The Glass Menagerie was the breakthrough play for Tennessee Williams. It premiered in Chicago in 1944 and soon made its way to Broadway, where it won the New York Drama Critics Circle Award in 1945.
Williams called it “a memory play,” and in fact, each character in this melancholy show is haunted by something from his or her past: the mother, the son, the daughter, the gentleman caller. Williams was himself haunted by the memory of his sister Rose, on whom the character of Laura is based. In the play, Laura's disability is portrayed physically as a limp. In life, Rose's troubles were psychological, and ended with the misguided decision to lobotomize the young woman. Williams never quite got over the situation, and Rose appears, in glimpses of characters and in rose imagery, throughout his work. While Williams continued to mine his own life for material in his stage plays, The Glass Menagerie is considered his most autobiographical.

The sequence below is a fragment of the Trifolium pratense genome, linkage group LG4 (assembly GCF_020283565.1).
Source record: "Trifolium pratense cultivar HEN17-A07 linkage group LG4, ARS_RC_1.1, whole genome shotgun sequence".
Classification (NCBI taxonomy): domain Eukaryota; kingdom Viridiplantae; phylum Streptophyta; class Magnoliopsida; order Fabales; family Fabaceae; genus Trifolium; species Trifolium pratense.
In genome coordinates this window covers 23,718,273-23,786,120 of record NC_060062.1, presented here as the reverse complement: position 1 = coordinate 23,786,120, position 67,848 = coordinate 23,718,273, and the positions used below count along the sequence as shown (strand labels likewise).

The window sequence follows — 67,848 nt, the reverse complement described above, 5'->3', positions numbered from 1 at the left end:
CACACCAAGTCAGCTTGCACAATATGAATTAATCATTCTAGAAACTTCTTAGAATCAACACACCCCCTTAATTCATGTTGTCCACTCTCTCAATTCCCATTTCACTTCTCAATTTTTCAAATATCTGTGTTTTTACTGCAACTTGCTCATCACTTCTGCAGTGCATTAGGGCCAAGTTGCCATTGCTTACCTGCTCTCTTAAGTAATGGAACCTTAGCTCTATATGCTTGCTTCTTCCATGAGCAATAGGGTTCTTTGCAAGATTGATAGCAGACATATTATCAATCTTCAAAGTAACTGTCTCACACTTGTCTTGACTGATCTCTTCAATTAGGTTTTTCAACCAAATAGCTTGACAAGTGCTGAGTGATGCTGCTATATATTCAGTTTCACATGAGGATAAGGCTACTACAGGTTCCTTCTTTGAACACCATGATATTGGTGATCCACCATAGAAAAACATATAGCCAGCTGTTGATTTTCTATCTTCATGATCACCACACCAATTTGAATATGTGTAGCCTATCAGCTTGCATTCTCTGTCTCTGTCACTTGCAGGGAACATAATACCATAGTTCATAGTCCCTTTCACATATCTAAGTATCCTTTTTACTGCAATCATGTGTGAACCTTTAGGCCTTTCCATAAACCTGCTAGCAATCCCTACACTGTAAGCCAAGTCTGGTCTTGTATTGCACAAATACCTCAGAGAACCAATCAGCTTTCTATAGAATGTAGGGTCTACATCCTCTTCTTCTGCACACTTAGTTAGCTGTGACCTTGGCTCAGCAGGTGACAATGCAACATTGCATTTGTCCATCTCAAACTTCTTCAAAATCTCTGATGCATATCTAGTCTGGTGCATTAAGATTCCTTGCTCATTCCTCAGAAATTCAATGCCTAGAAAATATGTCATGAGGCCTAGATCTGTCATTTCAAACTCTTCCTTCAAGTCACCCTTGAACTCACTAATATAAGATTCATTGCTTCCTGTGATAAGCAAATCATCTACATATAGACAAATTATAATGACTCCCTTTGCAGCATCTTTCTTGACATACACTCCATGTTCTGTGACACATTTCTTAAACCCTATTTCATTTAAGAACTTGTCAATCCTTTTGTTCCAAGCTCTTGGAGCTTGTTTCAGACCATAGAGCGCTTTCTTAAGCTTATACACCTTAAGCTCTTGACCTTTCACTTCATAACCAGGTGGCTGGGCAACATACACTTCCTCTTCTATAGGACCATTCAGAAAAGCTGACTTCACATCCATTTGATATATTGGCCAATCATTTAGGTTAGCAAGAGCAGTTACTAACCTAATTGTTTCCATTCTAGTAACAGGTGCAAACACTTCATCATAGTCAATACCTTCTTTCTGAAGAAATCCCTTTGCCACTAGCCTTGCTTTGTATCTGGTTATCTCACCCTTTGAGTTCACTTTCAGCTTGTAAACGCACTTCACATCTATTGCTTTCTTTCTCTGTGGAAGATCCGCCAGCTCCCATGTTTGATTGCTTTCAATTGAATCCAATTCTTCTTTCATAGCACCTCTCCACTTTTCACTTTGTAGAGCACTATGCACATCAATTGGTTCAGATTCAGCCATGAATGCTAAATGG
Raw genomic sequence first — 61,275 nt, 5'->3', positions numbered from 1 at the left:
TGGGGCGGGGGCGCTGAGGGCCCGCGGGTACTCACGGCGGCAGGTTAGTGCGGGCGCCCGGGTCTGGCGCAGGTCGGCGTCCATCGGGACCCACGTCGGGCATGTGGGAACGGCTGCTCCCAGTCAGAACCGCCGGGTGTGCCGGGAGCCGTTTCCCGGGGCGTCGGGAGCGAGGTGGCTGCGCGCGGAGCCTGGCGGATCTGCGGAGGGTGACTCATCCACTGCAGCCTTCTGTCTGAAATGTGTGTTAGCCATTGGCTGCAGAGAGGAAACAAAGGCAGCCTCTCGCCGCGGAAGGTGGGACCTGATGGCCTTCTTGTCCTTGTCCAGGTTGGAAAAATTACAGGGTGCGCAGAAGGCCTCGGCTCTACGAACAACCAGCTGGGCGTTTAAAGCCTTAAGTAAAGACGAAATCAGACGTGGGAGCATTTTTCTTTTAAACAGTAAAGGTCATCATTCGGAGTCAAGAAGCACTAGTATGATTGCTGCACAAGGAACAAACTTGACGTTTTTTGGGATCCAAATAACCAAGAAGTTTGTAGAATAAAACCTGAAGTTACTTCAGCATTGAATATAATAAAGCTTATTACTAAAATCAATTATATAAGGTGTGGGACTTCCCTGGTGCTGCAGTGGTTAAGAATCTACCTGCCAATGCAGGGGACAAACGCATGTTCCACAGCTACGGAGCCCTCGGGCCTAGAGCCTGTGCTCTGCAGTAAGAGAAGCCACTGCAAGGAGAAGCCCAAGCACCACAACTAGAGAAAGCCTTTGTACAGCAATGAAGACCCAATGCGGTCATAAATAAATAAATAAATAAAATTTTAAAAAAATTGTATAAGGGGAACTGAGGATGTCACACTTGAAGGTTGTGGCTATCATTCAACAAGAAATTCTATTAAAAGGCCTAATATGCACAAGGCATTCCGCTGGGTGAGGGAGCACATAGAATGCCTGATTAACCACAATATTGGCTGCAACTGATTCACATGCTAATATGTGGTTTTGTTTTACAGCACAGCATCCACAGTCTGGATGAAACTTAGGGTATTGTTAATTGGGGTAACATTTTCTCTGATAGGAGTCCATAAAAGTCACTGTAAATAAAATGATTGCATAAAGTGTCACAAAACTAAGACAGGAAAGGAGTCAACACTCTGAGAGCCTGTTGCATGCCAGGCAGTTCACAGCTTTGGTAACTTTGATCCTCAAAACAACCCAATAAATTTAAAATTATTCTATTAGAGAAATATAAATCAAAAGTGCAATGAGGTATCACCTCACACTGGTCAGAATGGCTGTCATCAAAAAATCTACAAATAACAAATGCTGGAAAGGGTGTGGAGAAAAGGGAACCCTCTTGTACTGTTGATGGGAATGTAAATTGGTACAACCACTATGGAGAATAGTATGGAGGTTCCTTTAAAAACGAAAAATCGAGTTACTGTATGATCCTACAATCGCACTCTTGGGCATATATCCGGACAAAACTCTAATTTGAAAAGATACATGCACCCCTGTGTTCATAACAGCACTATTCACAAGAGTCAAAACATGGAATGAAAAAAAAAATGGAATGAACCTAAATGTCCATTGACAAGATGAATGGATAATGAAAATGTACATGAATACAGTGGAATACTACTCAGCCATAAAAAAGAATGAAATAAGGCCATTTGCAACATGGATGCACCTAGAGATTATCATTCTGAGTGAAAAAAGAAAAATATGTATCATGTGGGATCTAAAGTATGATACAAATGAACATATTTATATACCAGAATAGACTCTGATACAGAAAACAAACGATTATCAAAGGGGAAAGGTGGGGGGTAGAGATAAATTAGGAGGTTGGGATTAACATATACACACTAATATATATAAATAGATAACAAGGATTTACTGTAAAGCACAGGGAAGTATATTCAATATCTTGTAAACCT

Escape was another frequent theme in his plays. In The Glass Menagerie, Tom wants to escape the shoe factory; in A Streetcar Named Desire, Blanche is escaping the mistakes of her past; in The Night of the Iguana, Shannon is trying to outrun his depression, in Cat on a Hot Tin Roof, Brick is trying to escape his personal truth. Williams confronts our vulnerabilities with poetic vision and language that had never been seen or heard onstage before.
Newman University is putting The Glass Menagerie onstage at Jabara Theatre from October 12th through October 15th.